BACKGROUND: Rates of postoperative complications are particularly high among patients with Crohn’s disease.
OBJECTIVE: The aim of this study was to assess whether positive inflammatory histological margins, among other factors, pose a risk for intra-abdominal septic complications in patients with Crohn’s disease undergoing ileocolic resection.
DESIGN: A retrospective study of patient records, during 2000–2010, was conducted.
SETTINGS: This investigation was performed at a single medical center.
PATIENTS: Included were 166 individuals with Crohn’s disease (85 males, mean age 35.6).
INTERVENTION: Ileocolic resection with primary anastomosis was performed.
MAIN OUTCOME MEASURE: The primary outcomes measured were postoperative intra-abdominal septic complications.
RESULTS: Twenty-five patients (15%) developed intra-abdominal septic complications, including anastomotic leak, intra-abdominal abscesses and collections, and enterocutaneous fistulas. There were no postoperative deaths. Univariate analysis revealed that a long course of disease before surgery, an emergency surgery, steroid treatment of more than 3 months before surgery, additional sigmoidectomy, and positive surgical margins detected on histopathological examination were associated with intra-abdominal septic complications. In a multivariate analysis, only disease duration longer than 10 years (OR 4.575 (CI 1.592–13.142), p = 0.005), additional sigmoidectomy (OR 5.768 (CI 1.088–30.568), p = 0.04), and positive histological resection margins (OR 2.996 (CI 1.085–8.277), p = 0.03) were found to be independent risk factors.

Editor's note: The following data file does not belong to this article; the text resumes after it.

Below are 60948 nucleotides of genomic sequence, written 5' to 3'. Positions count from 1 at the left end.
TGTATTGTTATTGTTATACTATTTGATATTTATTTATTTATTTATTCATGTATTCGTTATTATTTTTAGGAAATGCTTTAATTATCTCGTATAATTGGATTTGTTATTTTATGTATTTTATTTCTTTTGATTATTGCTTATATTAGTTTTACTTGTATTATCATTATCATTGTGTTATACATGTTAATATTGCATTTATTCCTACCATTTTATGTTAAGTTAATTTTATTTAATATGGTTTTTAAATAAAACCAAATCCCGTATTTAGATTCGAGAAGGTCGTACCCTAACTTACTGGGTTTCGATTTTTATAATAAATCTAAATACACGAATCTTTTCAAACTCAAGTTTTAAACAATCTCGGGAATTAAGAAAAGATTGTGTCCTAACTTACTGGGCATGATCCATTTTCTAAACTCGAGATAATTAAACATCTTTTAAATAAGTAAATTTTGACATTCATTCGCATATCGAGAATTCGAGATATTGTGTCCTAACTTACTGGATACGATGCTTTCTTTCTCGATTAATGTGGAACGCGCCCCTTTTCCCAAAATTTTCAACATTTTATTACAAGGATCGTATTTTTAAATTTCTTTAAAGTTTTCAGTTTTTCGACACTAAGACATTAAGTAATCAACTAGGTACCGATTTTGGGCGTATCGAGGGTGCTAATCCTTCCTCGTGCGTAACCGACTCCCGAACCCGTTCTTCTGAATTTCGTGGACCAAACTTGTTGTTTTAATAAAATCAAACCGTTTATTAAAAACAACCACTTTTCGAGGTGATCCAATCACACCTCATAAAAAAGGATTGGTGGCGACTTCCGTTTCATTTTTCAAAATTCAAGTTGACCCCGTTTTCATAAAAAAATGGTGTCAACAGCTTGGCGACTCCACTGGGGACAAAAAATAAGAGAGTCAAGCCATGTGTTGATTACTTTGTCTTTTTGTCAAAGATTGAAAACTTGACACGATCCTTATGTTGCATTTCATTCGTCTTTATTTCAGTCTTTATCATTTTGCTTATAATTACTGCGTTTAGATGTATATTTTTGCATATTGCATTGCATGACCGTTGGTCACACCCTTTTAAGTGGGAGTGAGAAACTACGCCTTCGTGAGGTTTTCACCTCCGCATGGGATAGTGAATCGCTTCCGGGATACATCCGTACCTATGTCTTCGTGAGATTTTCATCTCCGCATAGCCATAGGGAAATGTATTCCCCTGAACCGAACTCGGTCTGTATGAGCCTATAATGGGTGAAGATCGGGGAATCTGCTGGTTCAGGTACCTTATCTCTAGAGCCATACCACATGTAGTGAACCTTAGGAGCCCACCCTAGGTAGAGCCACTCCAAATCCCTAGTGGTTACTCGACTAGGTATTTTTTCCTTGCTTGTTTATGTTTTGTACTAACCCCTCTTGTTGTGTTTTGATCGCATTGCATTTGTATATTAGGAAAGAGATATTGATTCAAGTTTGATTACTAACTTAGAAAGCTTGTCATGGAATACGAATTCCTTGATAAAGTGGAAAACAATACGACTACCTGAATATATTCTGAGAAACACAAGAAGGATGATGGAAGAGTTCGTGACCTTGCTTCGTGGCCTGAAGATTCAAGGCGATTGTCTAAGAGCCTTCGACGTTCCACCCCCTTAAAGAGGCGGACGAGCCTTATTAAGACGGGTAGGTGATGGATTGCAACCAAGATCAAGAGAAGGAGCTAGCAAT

LIMITATIONS: This study was limited by the incomplete data regarding preoperative albumin levels.
CONCLUSIONS: Positive histological margins, disease duration of more than 10 years, and added sigmoidectomy are independent risk factors that are associated with postoperative intra-abdominal septic complications in patients undergoing ileocolic resection for Crohn’s disease. These risk factors should be considered when the need for a diverting stoma is questionable. A frozen section of the margins may assist in the decision as to a temporary ileostomy construction.
1Department of Surgery, Tel-Aviv Medical Center and the Sackler Faculty of Medicine, Tel-Aviv University, Tel-Aviv, Israel
2Department of Surgery B, Meir Medical Center, Kfar-Saba, and the Sackler Faculty of Medicine, Tel-Aviv University, Tel Aviv, Israel
Financial Disclosure: None reported.
Omri Shental and Hagit Tulchinsky contributed equally to this study.
Podium presentation at the meeting of The American Society of Colon and Rectal Surgeons, San Antonio, TX, June 2 to 6, 2012.
This work was performed in partial fulfillment of the M.D. thesis requirements of the Sackler Faculty of Medicine, Tel Aviv University.
Correspondence: Shmuel Avital, M.D., Department of Surgery B, Meir Medical Center, 59 Tshernechovsky St, Kfar-Saba, Israel. E-mail: firstname.lastname@example.org